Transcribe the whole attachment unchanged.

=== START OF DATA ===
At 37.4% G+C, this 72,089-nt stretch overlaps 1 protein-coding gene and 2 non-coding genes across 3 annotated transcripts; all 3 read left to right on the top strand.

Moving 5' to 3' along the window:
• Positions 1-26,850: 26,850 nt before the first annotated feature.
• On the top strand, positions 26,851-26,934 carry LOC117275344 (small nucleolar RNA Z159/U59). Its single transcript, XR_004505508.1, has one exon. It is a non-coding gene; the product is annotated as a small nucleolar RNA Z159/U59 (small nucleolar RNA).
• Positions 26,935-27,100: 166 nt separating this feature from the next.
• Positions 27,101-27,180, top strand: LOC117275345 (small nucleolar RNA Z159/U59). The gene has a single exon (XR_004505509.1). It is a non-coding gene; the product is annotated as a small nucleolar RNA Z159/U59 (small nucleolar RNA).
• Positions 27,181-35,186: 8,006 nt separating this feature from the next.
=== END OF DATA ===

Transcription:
At 37.4% G+C, this 72,089-nt stretch overlaps 1 protein-coding gene and 2 non-coding genes across 3 annotated transcripts; all 3 read left to right on the top strand.

Moving 5' to 3' along the window:
• Positions 1-26,850: 26,850 nt before the first annotated feature.
• On the top strand, positions 26,851-26,934 carry LOC117275344 (small nucleolar RNA Z159/U59). Its single transcript, XR_004505508.1, has one exon. It is a non-coding gene; the product is annotated as a small nucleolar RNA Z159/U59 (small nucleolar RNA).
• Positions 26,935-27,100: 166 nt separating this feature from the next.
• Positions 27,101-27,180, top strand: LOC117275345 (small nucleolar RNA Z159/U59). The gene has a single exon (XR_004505509.1). It is a non-coding gene; the product is annotated as a small nucleolar RNA Z159/U59 (small nucleolar RNA).
• Positions 27,181-35,186: 8,006 nt separating this feature from the next.